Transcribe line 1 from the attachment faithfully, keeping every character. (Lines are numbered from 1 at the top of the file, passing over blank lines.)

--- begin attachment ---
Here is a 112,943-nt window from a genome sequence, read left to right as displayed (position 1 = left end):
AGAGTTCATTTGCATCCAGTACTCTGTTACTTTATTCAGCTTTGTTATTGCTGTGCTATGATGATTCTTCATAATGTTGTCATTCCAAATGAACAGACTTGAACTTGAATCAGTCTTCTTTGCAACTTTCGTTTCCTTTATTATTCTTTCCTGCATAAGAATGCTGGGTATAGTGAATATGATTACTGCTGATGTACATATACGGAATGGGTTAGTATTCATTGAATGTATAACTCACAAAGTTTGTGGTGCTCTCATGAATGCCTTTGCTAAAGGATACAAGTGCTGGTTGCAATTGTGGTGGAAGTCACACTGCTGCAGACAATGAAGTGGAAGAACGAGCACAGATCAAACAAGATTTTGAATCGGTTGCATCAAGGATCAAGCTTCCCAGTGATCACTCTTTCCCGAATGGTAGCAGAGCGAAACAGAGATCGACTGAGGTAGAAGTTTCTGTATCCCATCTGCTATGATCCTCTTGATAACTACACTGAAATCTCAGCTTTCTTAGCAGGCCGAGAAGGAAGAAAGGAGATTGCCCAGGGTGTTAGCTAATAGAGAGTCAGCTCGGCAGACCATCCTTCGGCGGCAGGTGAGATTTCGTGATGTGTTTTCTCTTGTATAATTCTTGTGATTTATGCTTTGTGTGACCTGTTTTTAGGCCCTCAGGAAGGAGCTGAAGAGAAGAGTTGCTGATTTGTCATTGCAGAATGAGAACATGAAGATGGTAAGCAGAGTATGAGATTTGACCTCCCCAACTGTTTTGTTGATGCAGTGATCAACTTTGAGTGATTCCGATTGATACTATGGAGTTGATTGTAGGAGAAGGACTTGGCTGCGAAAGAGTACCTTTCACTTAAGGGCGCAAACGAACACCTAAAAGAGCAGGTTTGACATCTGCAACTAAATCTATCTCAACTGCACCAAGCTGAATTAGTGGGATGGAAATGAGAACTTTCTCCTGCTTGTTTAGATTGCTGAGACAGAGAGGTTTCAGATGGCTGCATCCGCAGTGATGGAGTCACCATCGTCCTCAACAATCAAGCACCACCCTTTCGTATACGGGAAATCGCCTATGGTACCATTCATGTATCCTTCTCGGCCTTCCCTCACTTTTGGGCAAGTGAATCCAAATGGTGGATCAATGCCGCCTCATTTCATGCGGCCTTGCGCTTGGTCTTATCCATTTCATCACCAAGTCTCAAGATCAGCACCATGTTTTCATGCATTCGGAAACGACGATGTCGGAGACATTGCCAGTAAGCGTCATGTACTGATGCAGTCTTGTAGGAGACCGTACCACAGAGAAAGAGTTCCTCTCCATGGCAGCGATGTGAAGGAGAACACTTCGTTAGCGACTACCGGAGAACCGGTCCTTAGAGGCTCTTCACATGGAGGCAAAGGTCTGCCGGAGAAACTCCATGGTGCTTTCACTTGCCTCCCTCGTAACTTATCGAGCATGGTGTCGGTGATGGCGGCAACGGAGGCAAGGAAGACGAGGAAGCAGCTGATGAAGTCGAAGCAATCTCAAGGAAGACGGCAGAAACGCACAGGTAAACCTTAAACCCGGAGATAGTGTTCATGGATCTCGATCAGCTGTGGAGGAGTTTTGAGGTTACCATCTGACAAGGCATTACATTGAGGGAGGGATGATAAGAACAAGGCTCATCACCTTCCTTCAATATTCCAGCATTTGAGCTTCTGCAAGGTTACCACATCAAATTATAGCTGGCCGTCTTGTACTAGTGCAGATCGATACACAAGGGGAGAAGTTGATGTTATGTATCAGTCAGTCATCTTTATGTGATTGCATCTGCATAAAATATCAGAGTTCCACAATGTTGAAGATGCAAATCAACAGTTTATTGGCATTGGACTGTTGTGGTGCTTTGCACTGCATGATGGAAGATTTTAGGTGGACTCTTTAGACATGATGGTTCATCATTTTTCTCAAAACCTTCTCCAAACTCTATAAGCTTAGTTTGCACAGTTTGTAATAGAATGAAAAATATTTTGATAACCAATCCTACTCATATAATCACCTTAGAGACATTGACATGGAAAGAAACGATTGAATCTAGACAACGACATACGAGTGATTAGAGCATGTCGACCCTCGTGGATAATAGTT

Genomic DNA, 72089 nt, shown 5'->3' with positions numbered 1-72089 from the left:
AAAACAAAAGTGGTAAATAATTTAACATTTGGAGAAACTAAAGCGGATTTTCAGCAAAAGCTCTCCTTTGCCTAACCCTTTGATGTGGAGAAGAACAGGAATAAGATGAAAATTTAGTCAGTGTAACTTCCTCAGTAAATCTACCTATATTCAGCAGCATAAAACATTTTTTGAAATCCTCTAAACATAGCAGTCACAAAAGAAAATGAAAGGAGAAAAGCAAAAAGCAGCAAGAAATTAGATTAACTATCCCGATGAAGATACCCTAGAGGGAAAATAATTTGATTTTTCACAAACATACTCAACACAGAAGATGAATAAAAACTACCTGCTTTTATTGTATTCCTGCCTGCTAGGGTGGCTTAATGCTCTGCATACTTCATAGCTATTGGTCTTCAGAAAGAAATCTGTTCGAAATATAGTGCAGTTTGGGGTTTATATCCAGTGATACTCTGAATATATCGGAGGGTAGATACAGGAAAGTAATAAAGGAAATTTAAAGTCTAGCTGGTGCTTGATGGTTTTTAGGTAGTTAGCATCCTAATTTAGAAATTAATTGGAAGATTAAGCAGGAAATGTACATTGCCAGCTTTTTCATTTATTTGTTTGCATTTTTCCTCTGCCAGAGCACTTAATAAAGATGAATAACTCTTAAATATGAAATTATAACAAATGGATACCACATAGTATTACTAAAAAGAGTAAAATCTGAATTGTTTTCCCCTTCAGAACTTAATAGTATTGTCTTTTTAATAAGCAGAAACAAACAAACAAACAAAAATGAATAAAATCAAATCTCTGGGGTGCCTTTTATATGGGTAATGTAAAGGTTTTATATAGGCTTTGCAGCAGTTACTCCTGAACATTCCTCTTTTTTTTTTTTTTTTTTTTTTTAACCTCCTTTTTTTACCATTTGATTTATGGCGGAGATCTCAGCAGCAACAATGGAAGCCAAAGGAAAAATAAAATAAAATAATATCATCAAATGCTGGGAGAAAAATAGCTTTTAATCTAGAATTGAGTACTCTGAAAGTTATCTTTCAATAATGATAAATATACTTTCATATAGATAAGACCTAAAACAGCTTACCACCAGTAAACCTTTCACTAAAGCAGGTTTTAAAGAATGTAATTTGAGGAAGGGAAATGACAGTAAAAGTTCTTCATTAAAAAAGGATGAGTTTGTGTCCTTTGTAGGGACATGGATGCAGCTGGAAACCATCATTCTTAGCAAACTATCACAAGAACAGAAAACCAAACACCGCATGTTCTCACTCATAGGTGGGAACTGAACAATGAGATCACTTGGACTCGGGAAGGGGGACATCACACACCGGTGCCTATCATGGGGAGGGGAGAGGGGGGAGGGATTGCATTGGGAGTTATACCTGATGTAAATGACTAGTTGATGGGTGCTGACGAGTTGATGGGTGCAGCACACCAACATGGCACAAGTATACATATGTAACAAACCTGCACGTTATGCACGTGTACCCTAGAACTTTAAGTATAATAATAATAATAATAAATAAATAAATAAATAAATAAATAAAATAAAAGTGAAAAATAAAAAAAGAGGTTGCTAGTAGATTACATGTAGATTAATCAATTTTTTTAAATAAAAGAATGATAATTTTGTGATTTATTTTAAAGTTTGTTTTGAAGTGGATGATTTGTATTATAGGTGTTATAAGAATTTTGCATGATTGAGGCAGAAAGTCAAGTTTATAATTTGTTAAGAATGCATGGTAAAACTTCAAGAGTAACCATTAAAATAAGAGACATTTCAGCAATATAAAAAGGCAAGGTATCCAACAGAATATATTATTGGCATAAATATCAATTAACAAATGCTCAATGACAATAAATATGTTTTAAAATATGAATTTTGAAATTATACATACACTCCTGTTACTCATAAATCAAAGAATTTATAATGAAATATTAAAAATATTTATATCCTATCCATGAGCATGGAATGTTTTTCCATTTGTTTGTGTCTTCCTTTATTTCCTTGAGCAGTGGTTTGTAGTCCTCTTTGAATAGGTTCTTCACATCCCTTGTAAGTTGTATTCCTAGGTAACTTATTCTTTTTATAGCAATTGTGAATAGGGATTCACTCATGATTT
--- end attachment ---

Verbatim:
Here is a 112,943-nt window from a genome sequence, read left to right as displayed (position 1 = left end):